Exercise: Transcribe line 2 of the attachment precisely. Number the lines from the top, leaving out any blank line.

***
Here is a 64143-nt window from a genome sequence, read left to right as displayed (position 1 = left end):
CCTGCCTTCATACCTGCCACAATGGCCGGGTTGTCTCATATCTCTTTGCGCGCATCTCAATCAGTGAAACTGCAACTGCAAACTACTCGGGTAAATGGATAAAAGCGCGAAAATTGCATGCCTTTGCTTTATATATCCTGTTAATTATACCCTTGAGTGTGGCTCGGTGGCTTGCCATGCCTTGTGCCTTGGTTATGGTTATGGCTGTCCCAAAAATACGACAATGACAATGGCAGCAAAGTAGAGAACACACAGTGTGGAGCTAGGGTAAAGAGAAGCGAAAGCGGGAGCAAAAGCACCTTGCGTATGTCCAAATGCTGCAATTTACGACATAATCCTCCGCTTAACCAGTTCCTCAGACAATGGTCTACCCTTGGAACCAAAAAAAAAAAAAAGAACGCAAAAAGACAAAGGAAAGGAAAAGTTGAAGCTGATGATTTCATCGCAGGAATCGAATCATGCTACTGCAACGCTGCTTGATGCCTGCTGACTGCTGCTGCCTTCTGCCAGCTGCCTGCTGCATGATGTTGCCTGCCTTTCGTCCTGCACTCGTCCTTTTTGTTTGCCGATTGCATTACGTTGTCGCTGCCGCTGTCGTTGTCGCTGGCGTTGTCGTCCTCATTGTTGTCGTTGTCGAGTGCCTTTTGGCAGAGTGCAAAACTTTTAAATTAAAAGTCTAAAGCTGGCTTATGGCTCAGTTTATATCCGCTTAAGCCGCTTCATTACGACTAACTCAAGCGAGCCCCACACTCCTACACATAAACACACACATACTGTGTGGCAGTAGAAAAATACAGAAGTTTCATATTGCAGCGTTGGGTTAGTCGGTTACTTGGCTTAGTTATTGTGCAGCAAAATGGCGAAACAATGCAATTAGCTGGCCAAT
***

CCTGCCTTCATACCTGCCACAATGGCCGGGTTGTCTCATATCTCTTTGCGCGCATCTCAATCAGTGAAACTGCAACTGCAAACTACTCGGGTAAATGGATAAAAGCGCGAAAATTGCATGCCTTTGCTTTATATATCCTGTTAATTATACCCTTGAGTGTGGCTCGGTGGCTTGCCATGCCTTGTGCCTTGGTTATGGTTATGGCTGTCCCAAAAATACGACAATGACAATGGCAGCAAAGTAGAGAACACACAGTGTGGAGCTAGGGTAAAGAGAAGCGAAAGCGGGAGCAAAAGCACCTTGCGTATGTCCAAATGCTGCAATTTACGACATAATCCTCCGCTTAACCAGTTCCTCAGACAATGGTCTACCCTTGGAACCAAAAAAAAAAAAAAGAACGCAAAAAGACAAAGGAAAGGAAAAGTTGAAGCTGATGATTTCATCGCAGGAATCGAATCATGCTACTGCAACGCTGCTTGATGCCTGCTGACTGCTGCTGCCTTCTGCCAGCTGCCTGCTGCATGATGTTGCCTGCCTTTCGTCCTGCACTCGTCCTTTTTGTTTGCCGATTGCATTACGTTGTCGCTGCCGCTGTCGTTGTCGCTGGCGTTGTCGTCCTCATTGTTGTCGTTGTCGAGTGCCTTTTGGCAGAGTGCAAAACTTTTAAATTAAAAGTCTAAAGCTGGCTTATGGCTCAGTTTATATCCGCTTAAGCCGCTTCATTACGACTAACTCAAGCGAGCCCCACACTCCTACACATAAACACACACATACTGTGTGGCAGTAGAAAAATACAGAAGTTTCATATTGCAGCGTTGGGTTAGTCGGTTACTTGGCTTAGTTATTGTGCAGCAAAATGGCGAAACAATGCAATTAGCTGGCCAAT